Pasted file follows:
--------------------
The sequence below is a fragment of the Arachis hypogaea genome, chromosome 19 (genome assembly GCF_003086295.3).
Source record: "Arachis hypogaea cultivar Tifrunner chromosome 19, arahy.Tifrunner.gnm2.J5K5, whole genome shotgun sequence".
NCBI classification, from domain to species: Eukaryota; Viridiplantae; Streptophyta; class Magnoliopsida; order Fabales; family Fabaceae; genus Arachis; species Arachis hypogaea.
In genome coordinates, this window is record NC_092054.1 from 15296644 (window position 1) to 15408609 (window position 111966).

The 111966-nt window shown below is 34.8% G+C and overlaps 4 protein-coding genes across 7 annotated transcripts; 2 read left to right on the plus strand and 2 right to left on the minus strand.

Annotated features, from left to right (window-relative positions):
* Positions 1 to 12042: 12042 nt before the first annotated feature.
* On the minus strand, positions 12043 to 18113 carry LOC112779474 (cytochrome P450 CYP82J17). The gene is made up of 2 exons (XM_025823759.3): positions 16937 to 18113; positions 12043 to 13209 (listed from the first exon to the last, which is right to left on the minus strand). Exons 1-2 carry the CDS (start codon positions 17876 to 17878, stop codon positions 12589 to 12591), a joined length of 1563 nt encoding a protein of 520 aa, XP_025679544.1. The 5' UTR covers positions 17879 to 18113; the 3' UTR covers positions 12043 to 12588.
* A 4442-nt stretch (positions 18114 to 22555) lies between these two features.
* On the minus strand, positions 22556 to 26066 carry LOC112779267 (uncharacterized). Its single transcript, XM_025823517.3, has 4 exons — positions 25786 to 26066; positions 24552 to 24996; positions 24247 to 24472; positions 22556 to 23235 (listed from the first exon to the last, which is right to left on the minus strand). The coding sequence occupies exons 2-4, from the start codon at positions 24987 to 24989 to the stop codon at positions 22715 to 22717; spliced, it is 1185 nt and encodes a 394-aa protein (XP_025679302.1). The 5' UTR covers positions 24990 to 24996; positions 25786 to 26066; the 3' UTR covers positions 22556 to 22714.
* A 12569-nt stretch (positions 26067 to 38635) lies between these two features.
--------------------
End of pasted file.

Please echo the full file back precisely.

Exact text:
The sequence below is a fragment of the Arachis hypogaea genome, chromosome 19 (genome assembly GCF_003086295.3).
Source record: "Arachis hypogaea cultivar Tifrunner chromosome 19, arahy.Tifrunner.gnm2.J5K5, whole genome shotgun sequence".
NCBI classification, from domain to species: Eukaryota; Viridiplantae; Streptophyta; class Magnoliopsida; order Fabales; family Fabaceae; genus Arachis; species Arachis hypogaea.
In genome coordinates, this window is record NC_092054.1 from 15296644 (window position 1) to 15408609 (window position 111966).

The 111966-nt window shown below is 34.8% G+C and overlaps 4 protein-coding genes across 7 annotated transcripts; 2 read left to right on the plus strand and 2 right to left on the minus strand.

Annotated features, from left to right (window-relative positions):
* Positions 1 to 12042: 12042 nt before the first annotated feature.
* On the minus strand, positions 12043 to 18113 carry LOC112779474 (cytochrome P450 CYP82J17). The gene is made up of 2 exons (XM_025823759.3): positions 16937 to 18113; positions 12043 to 13209 (listed from the first exon to the last, which is right to left on the minus strand). Exons 1-2 carry the CDS (start codon positions 17876 to 17878, stop codon positions 12589 to 12591), a joined length of 1563 nt encoding a protein of 520 aa, XP_025679544.1. The 5' UTR covers positions 17879 to 18113; the 3' UTR covers positions 12043 to 12588.
* A 4442-nt stretch (positions 18114 to 22555) lies between these two features.
* On the minus strand, positions 22556 to 26066 carry LOC112779267 (uncharacterized). Its single transcript, XM_025823517.3, has 4 exons — positions 25786 to 26066; positions 24552 to 24996; positions 24247 to 24472; positions 22556 to 23235 (listed from the first exon to the last, which is right to left on the minus strand). The coding sequence occupies exons 2-4, from the start codon at positions 24987 to 24989 to the stop codon at positions 22715 to 22717; spliced, it is 1185 nt and encodes a 394-aa protein (XP_025679302.1). The 5' UTR covers positions 24990 to 24996; positions 25786 to 26066; the 3' UTR covers positions 22556 to 22714.
* A 12569-nt stretch (positions 26067 to 38635) lies between these two features.